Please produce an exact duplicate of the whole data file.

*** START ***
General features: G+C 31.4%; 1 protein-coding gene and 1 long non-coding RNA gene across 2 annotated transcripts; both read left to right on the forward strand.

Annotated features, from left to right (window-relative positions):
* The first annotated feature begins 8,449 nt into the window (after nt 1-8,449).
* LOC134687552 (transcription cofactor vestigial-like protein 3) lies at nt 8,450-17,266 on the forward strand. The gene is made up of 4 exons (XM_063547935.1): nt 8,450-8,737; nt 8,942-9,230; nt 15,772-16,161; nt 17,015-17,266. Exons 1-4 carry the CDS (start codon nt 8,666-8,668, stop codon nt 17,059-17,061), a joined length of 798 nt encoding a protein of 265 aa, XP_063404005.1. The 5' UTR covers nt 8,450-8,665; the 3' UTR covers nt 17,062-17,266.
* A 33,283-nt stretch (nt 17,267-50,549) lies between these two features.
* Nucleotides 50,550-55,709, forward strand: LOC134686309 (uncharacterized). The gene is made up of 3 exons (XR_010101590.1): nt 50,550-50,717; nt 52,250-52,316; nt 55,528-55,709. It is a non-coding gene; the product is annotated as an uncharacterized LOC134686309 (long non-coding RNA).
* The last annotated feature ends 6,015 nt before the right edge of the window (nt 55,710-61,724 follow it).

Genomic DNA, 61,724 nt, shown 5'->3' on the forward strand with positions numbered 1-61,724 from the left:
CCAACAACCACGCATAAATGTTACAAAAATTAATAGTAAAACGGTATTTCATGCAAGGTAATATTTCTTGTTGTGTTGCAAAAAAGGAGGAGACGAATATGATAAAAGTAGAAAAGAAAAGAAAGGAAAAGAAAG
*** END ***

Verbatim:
General features: G+C 31.4%; 1 protein-coding gene and 1 long non-coding RNA gene across 2 annotated transcripts; both read left to right on the forward strand.

Annotated features, from left to right (window-relative positions):
* The first annotated feature begins 8,449 nt into the window (after nt 1-8,449).
* LOC134687552 (transcription cofactor vestigial-like protein 3) lies at nt 8,450-17,266 on the forward strand. The gene is made up of 4 exons (XM_063547935.1): nt 8,450-8,737; nt 8,942-9,230; nt 15,772-16,161; nt 17,015-17,266. Exons 1-4 carry the CDS (start codon nt 8,666-8,668, stop codon nt 17,059-17,061), a joined length of 798 nt encoding a protein of 265 aa, XP_063404005.1. The 5' UTR covers nt 8,450-8,665; the 3' UTR covers nt 17,062-17,266.
* A 33,283-nt stretch (nt 17,267-50,549) lies between these two features.
* Nucleotides 50,550-55,709, forward strand: LOC134686309 (uncharacterized). The gene is made up of 3 exons (XR_010101590.1): nt 50,550-50,717; nt 52,250-52,316; nt 55,528-55,709. It is a non-coding gene; the product is annotated as an uncharacterized LOC134686309 (long non-coding RNA).
* The last annotated feature ends 6,015 nt before the right edge of the window (nt 55,710-61,724 follow it).

Genomic DNA, 61,724 nt, shown 5'->3' on the forward strand with positions numbered 1-61,724 from the left:
CCAACAACCACGCATAAATGTTACAAAAATTAATAGTAAAACGGTATTTCATGCAAGGTAATATTTCTTGTTGTGTTGCAAAAAAGGAGGAGACGAATATGATAAAAGTAGAAAAGAAAAGAAAGGAAAAGAAAG